Advisor(s)

Marcus J. Breen

Contributor(s)

Joanne Morreale, Murray Forman

Date of Award

2011

Date Accepted

4-2011

Degree Grantor

Northeastern University

Degree Level

M.A.

Degree Name

Master of Arts

Department or Academic Unit

College of Arts, Media and Design. Department of Communication Studies.

Keywords

communication, celebrity, femininity, neoliberalism, pageant, post-feminism, Reality TV

Subject Categories

Girls on television, Reality television programs

Disciplines

Gender, Race, Sexuality, and Ethnicity in Communication

Abstract

In American society, girls' culture has become increasingly concerned with notions of beauty and appearance, as well as the display of sexualized femininity. This thesis utilizes a cultural studies perspective to examine the controversial reality TV program Toddlers and Tiaras, which profiles young girls in their journeys through the child beauty pageant circuit. Following from Henry Giroux's theories of exploitation and indifference towards children in American society, I argue that Toddlers & Tiaras functions ideologically as a cultural object that reinforces a moral disregard for girls through its depiction of hegemonic notions of feminine girlhood and its positing of fame and celebrity as the ultimate goal for the female child. I examine how Toddlers & Tiaras functions in the same way as reality TV makeovers to promote discourses of post-feminism and neoliberalism as a means for constructing girls' identities. I also explore how these discourses contribute to the construction and positioning of girls as what Foucalt termed "docile bodies" or individuals under invisible systems of surveillance and regulation which causes them to lose power and agency. I rely on Leo Braudy's and David Marshall's work on celebrity culture to explore how Toddlers & Tiaras exemplifies the quest for fame and celebrity status within contemporary American culture. As part of a larger cultural studies project, this thesis hopes to encourage thinking about the construction and positioning of girls in American society.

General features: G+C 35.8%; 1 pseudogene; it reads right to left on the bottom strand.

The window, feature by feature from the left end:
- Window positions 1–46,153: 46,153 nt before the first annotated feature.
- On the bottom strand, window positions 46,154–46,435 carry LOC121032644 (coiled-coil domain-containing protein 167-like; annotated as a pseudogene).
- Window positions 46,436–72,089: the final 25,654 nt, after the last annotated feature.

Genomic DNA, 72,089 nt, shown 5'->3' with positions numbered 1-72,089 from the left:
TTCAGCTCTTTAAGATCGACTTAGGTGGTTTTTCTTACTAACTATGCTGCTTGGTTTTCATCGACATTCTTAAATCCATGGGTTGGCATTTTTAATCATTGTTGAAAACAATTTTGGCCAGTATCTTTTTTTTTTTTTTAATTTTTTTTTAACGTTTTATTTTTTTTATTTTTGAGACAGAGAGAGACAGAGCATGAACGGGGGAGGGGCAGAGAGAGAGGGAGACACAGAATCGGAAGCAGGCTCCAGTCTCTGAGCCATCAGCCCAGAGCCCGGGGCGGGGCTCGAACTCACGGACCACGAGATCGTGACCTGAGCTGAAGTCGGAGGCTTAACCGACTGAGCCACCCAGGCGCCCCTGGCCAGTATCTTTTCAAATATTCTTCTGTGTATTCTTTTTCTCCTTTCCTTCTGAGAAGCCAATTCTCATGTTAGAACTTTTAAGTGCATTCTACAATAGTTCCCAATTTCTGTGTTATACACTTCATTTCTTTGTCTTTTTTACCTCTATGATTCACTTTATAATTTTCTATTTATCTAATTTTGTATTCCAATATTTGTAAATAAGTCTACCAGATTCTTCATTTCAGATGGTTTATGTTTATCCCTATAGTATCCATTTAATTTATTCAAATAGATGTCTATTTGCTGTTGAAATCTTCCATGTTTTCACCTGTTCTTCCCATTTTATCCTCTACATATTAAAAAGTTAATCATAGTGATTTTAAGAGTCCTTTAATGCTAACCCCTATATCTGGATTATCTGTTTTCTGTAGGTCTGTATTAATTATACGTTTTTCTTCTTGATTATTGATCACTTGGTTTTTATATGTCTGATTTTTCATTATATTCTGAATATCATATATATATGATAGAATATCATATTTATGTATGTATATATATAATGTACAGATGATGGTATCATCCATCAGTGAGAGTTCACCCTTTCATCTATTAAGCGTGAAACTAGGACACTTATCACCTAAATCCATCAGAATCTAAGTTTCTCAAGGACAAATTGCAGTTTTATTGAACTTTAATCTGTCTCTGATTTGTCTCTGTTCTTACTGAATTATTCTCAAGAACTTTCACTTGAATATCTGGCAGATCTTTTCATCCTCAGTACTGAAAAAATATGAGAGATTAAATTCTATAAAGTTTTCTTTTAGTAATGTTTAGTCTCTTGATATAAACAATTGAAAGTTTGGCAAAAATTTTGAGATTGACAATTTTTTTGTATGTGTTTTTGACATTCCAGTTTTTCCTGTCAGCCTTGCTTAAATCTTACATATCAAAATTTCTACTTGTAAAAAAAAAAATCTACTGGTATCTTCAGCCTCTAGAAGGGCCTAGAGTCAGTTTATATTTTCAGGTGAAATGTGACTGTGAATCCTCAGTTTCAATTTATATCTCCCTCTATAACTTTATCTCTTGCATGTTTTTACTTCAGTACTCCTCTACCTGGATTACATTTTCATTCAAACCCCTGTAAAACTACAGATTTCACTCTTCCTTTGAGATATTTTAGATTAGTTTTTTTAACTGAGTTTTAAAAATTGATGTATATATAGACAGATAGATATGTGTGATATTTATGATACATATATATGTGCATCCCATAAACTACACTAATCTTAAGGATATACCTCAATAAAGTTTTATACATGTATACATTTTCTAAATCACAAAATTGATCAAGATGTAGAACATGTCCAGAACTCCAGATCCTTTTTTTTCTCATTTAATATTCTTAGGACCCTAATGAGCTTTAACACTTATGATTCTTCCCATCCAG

Document Type

Master's Thesis

Rights Holder

Corrinne N. Connolly



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